Several considerations militated in favor of allowing plaintiff to proceed with a medical monitoring claim, said the court. It is undisputed that plaintiff has a Class III medical device in her body. Moreover, it is undisputed that the device did not have premarket approval from the FDA. The FDA, NuMed, and the Institutional hospital defendants have all suggested that plaintiff should receive follow-up care to monitor the stent. “This is compelling, if not conclusive, evidence that medical monitoring is appropriate in this case.”

The court rejected any countervailing policy considerations. See, e.g., Metro-North Commuter R.R. Co. v. Buckley, 521 U.S. 424, 443-44, 117 S.Ct. 2113, 138 L.Ed.2d 560 (1997) (discussing potential for a “ ‘flood’ of less important cases” that could “entail systemic costs without corresponding benefits” if the Supreme Court were to recognize a “full-blown” medical monitoring tort in the context of the Federal Employers' Liability Act (FELA). In sum, considerations of fairness, efficiency, and deterrence favored recognizing a cause of action for medical monitoring, according to the court.

The second, companion opinion’s choice of law analysis included New York, NuMed's state of incorporation. The court found again that Delaware has the greatest interest. And while Delaware has not expressly adopted a medical monitoring claim, for the same reasons as above, the court again predicted that the Delaware Supreme Court would adopt a claim for medical monitoring.

The surprisingly simplistic analysis boils down to bad facts make bad law (or bad predictions of the law). The plaintiff's novel theory that a tort claim for medical monitoring can be applied to medical procedures and devices raises serious policy issues that the court never analyzed. In a case involving HRT, Vitanza v. Wyeth, Inc., 2006 WL 462470 (N.J. Super. Ct. 24 Jan. 2006), claimants sought class certification of a group defined as all persons in New Jersey who had taken the drug Prempro and were not suffering from breast cancer, but who wanted medical monitoring for an alleged increased risk of future cancer. The court dismissed the claim, noting that the state's recognition of medical monitoring came in the unique context of manifest exposure to toxic substances in environmental tort actions, and is to be applied sparingly. The policy reasons applicable to the environmental exposure context (including the difficulty in proving exposure levels and duration, and even the identity of the chemicals at issue) are not present in the prescription drug context where claimants have access to relevant information through the label, pharmacy records, and their prescribing physician. The need to deter polluters, perceived to be present in the toxic tort context, does not apply to life sciences companies. See also Parker v. Howmedica Osteonics Corp., 2008 WL 141628, at *5, n.6 (D.N.J. 14 Jan. 2008)(applying similar reasoning to device context). See generally Sinclair v. Merck & Co., 195 N.J. 51, 948 A.2d 587 (N.J. 2008)(plaintiffs could not maintain an action for medical monitoring in a pharmaceutical product liability action). That the device was not approved yet for this use doesn't change the fact that the FDA has primary responsibility for regulating use of the product.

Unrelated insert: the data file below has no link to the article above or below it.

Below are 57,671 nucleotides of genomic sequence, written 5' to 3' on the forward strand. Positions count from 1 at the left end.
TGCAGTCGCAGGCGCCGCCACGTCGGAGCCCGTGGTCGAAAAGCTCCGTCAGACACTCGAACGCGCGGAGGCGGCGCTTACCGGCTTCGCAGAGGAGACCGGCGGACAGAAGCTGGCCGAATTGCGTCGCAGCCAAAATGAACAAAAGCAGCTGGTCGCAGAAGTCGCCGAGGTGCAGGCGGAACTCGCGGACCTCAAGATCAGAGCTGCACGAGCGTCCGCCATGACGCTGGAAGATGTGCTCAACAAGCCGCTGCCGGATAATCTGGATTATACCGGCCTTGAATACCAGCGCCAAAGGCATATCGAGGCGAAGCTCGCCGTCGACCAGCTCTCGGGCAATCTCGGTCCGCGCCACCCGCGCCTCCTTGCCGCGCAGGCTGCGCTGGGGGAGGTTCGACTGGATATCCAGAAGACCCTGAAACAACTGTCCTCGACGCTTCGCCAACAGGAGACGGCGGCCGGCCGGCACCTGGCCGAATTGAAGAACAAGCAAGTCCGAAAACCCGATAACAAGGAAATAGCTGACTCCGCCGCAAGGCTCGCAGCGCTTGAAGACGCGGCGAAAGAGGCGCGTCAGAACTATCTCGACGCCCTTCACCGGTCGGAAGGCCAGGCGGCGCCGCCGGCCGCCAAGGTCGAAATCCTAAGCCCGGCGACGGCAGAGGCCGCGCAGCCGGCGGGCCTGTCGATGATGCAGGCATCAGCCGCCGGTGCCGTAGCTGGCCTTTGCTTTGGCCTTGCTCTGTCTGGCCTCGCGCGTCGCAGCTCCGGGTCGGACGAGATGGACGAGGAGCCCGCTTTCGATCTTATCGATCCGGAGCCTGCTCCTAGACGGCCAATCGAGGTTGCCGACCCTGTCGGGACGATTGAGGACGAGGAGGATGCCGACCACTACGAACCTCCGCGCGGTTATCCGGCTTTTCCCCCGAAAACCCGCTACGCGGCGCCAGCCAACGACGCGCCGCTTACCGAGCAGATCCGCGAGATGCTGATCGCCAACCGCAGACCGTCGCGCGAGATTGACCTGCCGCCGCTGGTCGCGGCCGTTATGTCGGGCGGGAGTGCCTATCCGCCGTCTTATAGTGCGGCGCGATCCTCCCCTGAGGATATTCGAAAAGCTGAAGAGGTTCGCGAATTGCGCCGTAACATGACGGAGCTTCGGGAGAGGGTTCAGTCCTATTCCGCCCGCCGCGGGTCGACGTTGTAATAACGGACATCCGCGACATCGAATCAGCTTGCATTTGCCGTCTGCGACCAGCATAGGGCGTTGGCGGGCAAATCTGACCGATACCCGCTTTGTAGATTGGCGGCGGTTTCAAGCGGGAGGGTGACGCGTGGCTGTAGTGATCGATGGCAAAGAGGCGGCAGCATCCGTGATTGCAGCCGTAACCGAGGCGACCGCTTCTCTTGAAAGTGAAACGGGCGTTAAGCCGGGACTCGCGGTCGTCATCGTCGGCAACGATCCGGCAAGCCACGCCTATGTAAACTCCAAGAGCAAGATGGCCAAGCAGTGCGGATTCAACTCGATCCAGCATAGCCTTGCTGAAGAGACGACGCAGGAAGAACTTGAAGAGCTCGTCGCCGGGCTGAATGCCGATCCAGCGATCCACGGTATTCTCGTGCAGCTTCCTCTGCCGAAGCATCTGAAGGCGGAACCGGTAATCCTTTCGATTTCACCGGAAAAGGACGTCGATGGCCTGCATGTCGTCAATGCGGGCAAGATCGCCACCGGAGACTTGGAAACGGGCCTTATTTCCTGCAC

Moreover, from a doctrinal perspective, medical monitoring requires an underlying tort or tortious conduct. Redland Soccer Club, Inc. v. Department of the Army, 696 A.2d 137, 145 (Pa. 1997); Potter v. Firestone Tire & Rubber Co., 863 P.2d 795, 823 (Cal. 1993) (“as a result of a defendant's tortious conduct”); Meyer v. Fluor Corp., 220 S.W.3d 712, 717 (Mo. 2007); (“consequences of the defendant’s tortious conduct”); Hansen v. Mountain Fuel Supply Co., 858 P.2d 970, 979 (Utah 1993) (“which exposure was caused by the defendant’s negligence”); (“through the tortious conduct of the defendant”); Bower v. Westinghouse Electric Corp., 522 S.E.2d 424, 432 (W. Va. 1999); Petito v. A.H. Robins Co., 750 So.2d 103, 106 (Fla. App. 1999) (“caused by the defendant’s negligence”). Here, the negligence claim was dismissed for lack of any viable expert opinion on either liability or damages. There was no viable product defect claim, because of the experimental product. There was no proof of fraud. Bottom line, there was no tort upon which to predicate medical monitoring. Was the court predicting that Delaware would not only adopt the claim, but would do so without this essential element?
 

Ninth Circuit Vacates Class Action Order in Honda MDL

The Ninth Circuit recently vacated a district court order certifying a class in litigation against American Honda Motor Co. See Bonlender v. American Honda Motor Co., 2008 WL 2873264 (9th Cir., 7/22/08). The named plaintiffs alleged that certain models of the Honda CR-V and Element were prone to under-hood oil-fed fires, despite a low incidence of such fires.